How often do you find yourself talking about politics with others? If it’s hard to remember, you’re not alone. It’s often a topic many people tend to avoid at all costs, like religion. After all, who would want to subject themselves to their second cousin twice removed’s rant about the election?
But, surprisingly, it’s becoming less taboo and more widespread.
According to the Pew Research Center, more Americans are paying attention to politics since Donald Trump was elected president – especially women.
That doesn’t mean it’s necessarily civil conversations, though.
In the same study, 59% of people said it is “stressful and frustrating” talking about politics with people who differ in their opinion of Trump. Just slightly more than a third (35%) of respondents find political conversations “interesting and informative.”
This is in line with our recent survey that dove into a similar topic – whether or not people are losing friends over politics. Based on the polling trends of the raw results so far, most Americans agree that it is risky talking about politics with others.
The trends also show that slightly more than half have lost or even ended friendships due to disagreements when talking about politics.
It can be a challenge to be open and honest about your political opinions with others, especially if your views are different. If you’re looking to embrace these types of conversations in a tactful way that won’t get you cut out of people’s lives, here are the top three tips to keep it civil:
- Be open. Hold the judgment. We are all guilty of this from time to time. If you find out someone in the office is progressive or conservative, there are immediately preconceived notions assumed based on this newly acquired knowledge.
Put yourself in their shoes, and consider where they are coming from when they are talking about politics. How someone grew up and their background or culture helps shape how they view the world. Everyone’s political opinions are influenced by their experiences in life. Being aware of that can help you understand how they think.
- (Truly) listen to their side. It can be tempting to latch onto one or two things the other person says that you disagree with – especially if they support a candidate or representative you don’t like – and immediately start constructing your counterargument and how you will respond. This doesn’t leave much room to really hear and understand the context and additional information that the other person is sharing with you.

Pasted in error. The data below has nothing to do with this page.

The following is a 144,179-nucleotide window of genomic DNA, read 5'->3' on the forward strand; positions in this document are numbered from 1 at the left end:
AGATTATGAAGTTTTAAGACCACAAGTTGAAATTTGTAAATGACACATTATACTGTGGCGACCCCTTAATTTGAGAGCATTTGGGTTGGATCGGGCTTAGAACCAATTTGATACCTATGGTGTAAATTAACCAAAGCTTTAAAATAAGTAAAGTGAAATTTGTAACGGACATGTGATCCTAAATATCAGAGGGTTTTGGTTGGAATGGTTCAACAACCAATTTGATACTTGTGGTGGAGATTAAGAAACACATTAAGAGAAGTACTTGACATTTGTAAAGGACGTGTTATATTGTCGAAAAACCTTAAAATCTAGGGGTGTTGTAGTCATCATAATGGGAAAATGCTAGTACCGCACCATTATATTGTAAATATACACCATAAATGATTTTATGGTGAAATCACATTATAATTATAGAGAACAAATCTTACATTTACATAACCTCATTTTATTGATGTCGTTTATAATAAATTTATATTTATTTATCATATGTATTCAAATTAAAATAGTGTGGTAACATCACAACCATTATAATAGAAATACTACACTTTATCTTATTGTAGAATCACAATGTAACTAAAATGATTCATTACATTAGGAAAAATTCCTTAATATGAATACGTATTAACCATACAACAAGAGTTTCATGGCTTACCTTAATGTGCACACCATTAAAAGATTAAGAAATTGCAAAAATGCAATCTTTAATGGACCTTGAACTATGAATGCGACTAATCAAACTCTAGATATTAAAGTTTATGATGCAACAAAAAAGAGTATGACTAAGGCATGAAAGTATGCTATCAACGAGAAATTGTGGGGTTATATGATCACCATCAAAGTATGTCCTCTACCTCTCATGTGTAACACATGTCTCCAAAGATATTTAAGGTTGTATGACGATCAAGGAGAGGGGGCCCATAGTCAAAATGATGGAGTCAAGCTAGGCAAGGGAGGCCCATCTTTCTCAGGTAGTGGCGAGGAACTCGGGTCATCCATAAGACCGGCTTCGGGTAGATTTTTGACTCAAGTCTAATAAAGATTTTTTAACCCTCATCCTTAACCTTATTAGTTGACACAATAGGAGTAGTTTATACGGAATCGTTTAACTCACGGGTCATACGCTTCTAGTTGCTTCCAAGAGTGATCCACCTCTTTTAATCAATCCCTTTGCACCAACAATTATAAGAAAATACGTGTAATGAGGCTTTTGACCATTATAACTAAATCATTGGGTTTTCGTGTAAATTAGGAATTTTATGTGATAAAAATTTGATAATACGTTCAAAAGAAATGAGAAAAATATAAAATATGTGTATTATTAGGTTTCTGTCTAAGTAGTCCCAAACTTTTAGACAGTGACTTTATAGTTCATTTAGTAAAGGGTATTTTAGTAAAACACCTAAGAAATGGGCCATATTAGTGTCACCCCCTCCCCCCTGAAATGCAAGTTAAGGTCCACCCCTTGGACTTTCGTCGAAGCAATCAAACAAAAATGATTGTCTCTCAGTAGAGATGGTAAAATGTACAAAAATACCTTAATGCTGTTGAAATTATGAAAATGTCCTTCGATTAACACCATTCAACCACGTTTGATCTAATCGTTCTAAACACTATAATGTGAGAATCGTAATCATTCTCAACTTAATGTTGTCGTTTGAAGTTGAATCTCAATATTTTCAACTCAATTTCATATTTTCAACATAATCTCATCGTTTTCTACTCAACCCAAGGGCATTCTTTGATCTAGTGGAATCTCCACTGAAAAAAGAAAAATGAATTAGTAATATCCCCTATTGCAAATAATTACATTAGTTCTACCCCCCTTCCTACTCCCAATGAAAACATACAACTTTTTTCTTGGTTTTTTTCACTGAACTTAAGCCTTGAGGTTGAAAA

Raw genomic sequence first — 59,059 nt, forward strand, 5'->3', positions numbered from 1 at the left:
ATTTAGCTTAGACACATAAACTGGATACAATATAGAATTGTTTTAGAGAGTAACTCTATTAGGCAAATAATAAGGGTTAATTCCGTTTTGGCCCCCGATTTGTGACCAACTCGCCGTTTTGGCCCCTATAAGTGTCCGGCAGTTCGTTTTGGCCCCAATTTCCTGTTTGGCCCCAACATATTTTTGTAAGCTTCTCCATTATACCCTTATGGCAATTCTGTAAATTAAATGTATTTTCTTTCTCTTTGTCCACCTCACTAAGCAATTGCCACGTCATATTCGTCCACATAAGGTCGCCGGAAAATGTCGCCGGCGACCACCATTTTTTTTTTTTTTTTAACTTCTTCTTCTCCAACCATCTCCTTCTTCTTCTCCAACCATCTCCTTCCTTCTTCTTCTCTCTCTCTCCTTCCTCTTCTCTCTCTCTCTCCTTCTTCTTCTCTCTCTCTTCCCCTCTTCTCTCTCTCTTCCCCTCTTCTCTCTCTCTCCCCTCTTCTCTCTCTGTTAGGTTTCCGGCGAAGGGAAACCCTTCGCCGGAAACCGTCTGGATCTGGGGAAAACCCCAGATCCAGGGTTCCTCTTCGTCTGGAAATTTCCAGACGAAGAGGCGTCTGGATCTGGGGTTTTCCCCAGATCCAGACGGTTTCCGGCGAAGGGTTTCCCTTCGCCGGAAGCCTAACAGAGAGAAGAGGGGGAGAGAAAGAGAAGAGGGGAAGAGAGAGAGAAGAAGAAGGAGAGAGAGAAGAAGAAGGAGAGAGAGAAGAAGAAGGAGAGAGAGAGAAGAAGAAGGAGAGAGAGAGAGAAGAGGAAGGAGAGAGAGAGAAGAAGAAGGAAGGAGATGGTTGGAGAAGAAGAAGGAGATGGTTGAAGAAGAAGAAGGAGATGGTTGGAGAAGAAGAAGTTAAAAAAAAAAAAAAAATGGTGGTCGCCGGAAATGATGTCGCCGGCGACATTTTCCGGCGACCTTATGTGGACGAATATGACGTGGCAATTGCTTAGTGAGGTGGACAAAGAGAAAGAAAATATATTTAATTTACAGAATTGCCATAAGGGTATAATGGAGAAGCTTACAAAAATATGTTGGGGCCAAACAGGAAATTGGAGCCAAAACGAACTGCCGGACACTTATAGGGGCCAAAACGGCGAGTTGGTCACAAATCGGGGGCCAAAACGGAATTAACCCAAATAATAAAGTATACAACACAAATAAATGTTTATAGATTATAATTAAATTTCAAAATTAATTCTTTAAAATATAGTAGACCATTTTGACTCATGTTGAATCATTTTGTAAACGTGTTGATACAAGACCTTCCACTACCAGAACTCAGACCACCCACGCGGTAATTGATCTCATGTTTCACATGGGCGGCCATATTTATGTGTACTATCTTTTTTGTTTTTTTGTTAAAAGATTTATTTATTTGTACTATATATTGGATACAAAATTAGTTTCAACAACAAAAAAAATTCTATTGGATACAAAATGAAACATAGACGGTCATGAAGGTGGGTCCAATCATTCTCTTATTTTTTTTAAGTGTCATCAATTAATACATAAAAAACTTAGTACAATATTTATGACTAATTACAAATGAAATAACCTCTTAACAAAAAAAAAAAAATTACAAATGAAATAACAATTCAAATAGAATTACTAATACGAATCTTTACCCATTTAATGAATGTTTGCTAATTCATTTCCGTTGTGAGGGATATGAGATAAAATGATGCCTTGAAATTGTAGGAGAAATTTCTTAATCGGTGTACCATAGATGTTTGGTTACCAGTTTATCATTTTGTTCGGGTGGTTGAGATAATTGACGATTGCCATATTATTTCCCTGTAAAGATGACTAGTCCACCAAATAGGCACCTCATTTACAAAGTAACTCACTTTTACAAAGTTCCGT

There is also as much that can be conveyed by what is not said. Pay attention to someone’s body language and how they react physiologically as they’re describing their experiences and opinions. It could provide an opportunity to dive deeper into the conversation and learn more about what they are passionate about.
- Be respectful. Your tone and word choice reveal more than you think. Even if you express disagreement, it’s still possible to remain courteous. Using the “sandwich” method is a great way to approach these difficult conversations: “sandwiching” a positive point – like something on which you both agree – with things that are negative.
The most important thing is making sure the other person feels heard and comfortable. And often, looking for common ground is a successful way to do just that.
These tips can serve as a quick “conversation compass” to navigate often unchartered territory. While many Americans find it both stressful and satisfying talking about politics, it is actually healthy to talk to others outside of your political bubble and have frank and constructive discussions about government and policy issues.
Do you think discussing politics with your friends can be risky? Vote in our poll to tell us!